Hament Farmand: Advocate and Storyteller
This is Julia with Prison: The Hidden Sentence ™ , and I’m at the 10th Annual International Prisoner’s Family Conference. I’m here with Hamed Farmand who is an advocate and storyteller. He is founder of Children of Imprisoned Parents International (COIPI). We had a nice opportunity to spend some time together and talk.
Listen to the interview:
(Edited for Readability)
Julia: Hamed, it’s so wonderful to be sitting here with you. Could you tell us a little bit more about what you do?
Hamed: Thank you so much for having me. It’s my pleasure. What I’m doing, as you said, is advocating for all children of incarcerated parents and storytelling about them with the community. I’m founder of a nonprofit organization, Children of Imprisoned Parents International. What I’m doing now is focusing on working with community members, engaging them to help us. There are many good organizations nationwide or in the world working to break the mass incarceration. They’re working on the effect of parents’ incarceration on children. But I believe that we need more support from community members. What I try to do is tell more stories about these children and help our community to have better understanding of what happened there and then how they can work and help us.
Julia: How do you reach out to the community?
Hamed: I have different ways. In the U.S., I started about four years ago founding my organization. Since then I have started to make a relationship with different local organizations and even community-based and faith-based organizations. There are many churches that do good work on working with the different families. So I met them and work with them. I had good friends to help me run my storytelling program, and then social media played a real huge role in this journey.
Julia: What I find so interesting is the storytelling. If you can tell us a little bit more about that because that’s something I think would be interesting to bring one of my groups too.
Hamed: First, I had a personal experience. My mom was in prison. So I started to write my memoir. I thought it’s a great tool for me to start telling a story that’s not just my story, it’s people all around the world. The other thing that I thought is if I want the community to be engaged, I can make a change on the way that I tell a story. So I started to make it as an interactive storytelling. I made a combination of art in a story. I have some ideas and I have an ongoing program. I had a painting and hang a story on that, and have a guideline for participants to read through the stories, look at that artist draw a picture of the child and the parents in both side of the art and in between the bars.
They can see that and read the stories and write their feelings about those stories and attach it to the bars. After a while they can see when they hear those stories, feel the bars, and reacted to that and fill a gap. So this is the message that I try to send to them and make a dialogue.
Julia: So the stories help them work through their feelings?
Hamed: The stories help them to understand the feelings – the feeling of the children.
Julia: That’s so cool.
Hamed: I try to give them understanding when we talk about the arrest, when they talk about Christmas Day without your parents, why they talk about going to school or playing with your playmates, or visitation, and coming back home to what we are talking about. What’s the feeling of those children and what do you do as a community member? Have you ever thought about this, that maybe your child playmates, your child classmates, your friends in your church if you’re going to church, or your neighbor, anybody … Or your student, if you’re a teacher, may have this experience and if you know what exactly they feel. What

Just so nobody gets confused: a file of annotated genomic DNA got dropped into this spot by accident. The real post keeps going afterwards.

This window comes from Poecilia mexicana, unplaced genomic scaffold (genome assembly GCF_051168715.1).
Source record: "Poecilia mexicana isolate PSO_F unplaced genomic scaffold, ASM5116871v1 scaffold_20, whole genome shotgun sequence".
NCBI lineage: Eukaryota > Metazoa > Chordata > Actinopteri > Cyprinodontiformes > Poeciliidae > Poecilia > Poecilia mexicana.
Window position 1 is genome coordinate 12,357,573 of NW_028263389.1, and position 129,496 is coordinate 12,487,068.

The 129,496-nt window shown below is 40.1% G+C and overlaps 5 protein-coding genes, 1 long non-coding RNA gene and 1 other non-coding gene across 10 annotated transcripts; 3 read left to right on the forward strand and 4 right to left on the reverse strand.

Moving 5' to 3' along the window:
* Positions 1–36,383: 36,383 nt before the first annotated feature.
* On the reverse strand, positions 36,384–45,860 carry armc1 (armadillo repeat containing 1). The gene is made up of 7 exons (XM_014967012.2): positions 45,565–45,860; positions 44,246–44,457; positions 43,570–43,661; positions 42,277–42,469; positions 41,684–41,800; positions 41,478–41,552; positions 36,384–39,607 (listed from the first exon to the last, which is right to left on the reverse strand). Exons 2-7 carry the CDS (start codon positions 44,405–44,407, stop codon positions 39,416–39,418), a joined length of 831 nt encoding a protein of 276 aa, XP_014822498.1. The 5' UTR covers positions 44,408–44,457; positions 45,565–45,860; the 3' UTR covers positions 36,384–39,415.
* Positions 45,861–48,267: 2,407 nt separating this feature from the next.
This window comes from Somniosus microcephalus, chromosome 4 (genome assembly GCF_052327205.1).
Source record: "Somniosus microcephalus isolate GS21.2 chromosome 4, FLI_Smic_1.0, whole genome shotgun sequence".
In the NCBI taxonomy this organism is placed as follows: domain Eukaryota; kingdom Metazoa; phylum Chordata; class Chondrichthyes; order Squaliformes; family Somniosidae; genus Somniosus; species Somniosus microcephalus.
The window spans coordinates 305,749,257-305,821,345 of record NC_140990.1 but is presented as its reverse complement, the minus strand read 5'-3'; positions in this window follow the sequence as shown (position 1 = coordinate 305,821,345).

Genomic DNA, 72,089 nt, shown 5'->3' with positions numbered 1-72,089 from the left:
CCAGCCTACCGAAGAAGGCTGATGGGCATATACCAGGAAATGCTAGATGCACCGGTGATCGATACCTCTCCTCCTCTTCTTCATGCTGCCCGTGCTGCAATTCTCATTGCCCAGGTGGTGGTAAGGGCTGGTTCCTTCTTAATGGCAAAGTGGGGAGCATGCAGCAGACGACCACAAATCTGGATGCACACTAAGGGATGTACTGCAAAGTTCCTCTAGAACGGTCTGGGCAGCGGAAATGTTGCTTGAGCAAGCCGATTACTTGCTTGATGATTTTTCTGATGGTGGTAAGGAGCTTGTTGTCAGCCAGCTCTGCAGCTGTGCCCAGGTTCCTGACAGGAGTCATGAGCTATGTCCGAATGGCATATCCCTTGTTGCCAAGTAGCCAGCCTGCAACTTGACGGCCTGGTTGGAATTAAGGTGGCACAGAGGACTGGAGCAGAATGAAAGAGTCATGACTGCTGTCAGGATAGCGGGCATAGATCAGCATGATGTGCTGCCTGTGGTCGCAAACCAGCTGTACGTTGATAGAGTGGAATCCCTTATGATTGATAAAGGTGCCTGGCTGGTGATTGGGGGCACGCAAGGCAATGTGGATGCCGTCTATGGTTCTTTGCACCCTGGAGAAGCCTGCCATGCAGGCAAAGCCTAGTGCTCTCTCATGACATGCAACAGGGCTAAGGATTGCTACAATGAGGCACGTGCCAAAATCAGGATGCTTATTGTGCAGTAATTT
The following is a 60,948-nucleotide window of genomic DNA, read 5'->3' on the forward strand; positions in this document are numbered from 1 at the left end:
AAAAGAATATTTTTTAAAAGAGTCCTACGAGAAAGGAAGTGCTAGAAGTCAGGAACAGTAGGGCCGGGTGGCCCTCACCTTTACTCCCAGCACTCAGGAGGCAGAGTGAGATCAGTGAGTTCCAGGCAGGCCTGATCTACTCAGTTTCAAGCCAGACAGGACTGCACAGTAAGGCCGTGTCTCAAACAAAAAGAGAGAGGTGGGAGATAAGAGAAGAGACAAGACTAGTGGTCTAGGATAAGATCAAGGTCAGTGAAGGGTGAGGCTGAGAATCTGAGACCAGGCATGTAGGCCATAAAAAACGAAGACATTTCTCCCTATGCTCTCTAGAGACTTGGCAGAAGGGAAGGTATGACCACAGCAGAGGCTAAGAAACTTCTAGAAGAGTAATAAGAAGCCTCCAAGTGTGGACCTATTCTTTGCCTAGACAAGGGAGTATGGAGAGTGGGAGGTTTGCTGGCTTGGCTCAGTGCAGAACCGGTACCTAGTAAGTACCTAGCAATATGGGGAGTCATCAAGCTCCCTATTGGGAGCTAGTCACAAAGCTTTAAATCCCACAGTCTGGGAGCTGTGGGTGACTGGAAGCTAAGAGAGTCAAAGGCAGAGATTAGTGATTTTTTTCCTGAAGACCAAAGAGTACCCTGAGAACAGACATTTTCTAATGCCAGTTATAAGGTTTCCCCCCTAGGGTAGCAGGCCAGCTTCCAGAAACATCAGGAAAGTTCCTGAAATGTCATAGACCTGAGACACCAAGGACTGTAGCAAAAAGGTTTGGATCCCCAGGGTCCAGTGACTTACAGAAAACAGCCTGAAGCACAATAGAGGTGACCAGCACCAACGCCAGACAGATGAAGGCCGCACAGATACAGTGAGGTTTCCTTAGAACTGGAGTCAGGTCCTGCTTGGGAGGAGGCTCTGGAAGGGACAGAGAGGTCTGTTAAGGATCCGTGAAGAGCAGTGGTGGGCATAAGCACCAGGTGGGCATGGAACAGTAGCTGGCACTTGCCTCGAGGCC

my message is that then have them come and say, “Okay, what can I do?”
Julia: So it’s building empathy?
Hamed: That’s exactly what I try and the message of this conference caught my eyes. Okay, that’s what I’m trying to do, so let’s come and see what other people from the other states are doing about that.
Julia: So Hamed, where are you based?
Hamed: I live in Virginia, now in Reston, Virginia.
Julia: And that’s where your programs are?
Hamed: Most of my connection and relationship is there, yes. Fairfax, Alexandria, Arlington, more there, but I try to expand it.
Julia: If somebody wanted to learn more about what you’re doing, how would they contact you?
Hamed: Our website is https://coipi.org/: Children of Imprisoned Parents International. There’s a link to our social media, especially our Facebook has more shorter stories about what we are doing and the whole reports are on that site.
Julia: Okay, we’ll add that. What was the highlight of the conference? What do you think people would benefit from coming next year?
Hamed: For me, why I started researching about this, the impact of parental incarceration on children and the other organization who are working on this field, I started my research in 2012. But I see many new names here that I haven’t seen in my research. I also hear many good stories and connected to good practices, different ideas from people face-to-face that I haven’t found it online. So for me, it was a great chance to be with the group that’s not just professionals or experts, but also part of the families that’s working together to break the silence and make this bridge and go forward, support each other to see each other’s success.
For me, it was a great chance and I encourage everyone to want to do something, maybe support this group, send out their message, support them financially, or come together and see what else we do.
Julia: I agree. Thank you so much for your time and sharing about your mission: helping children of imprisoned parents.
Hamed: Thank you so much for all you’re doing.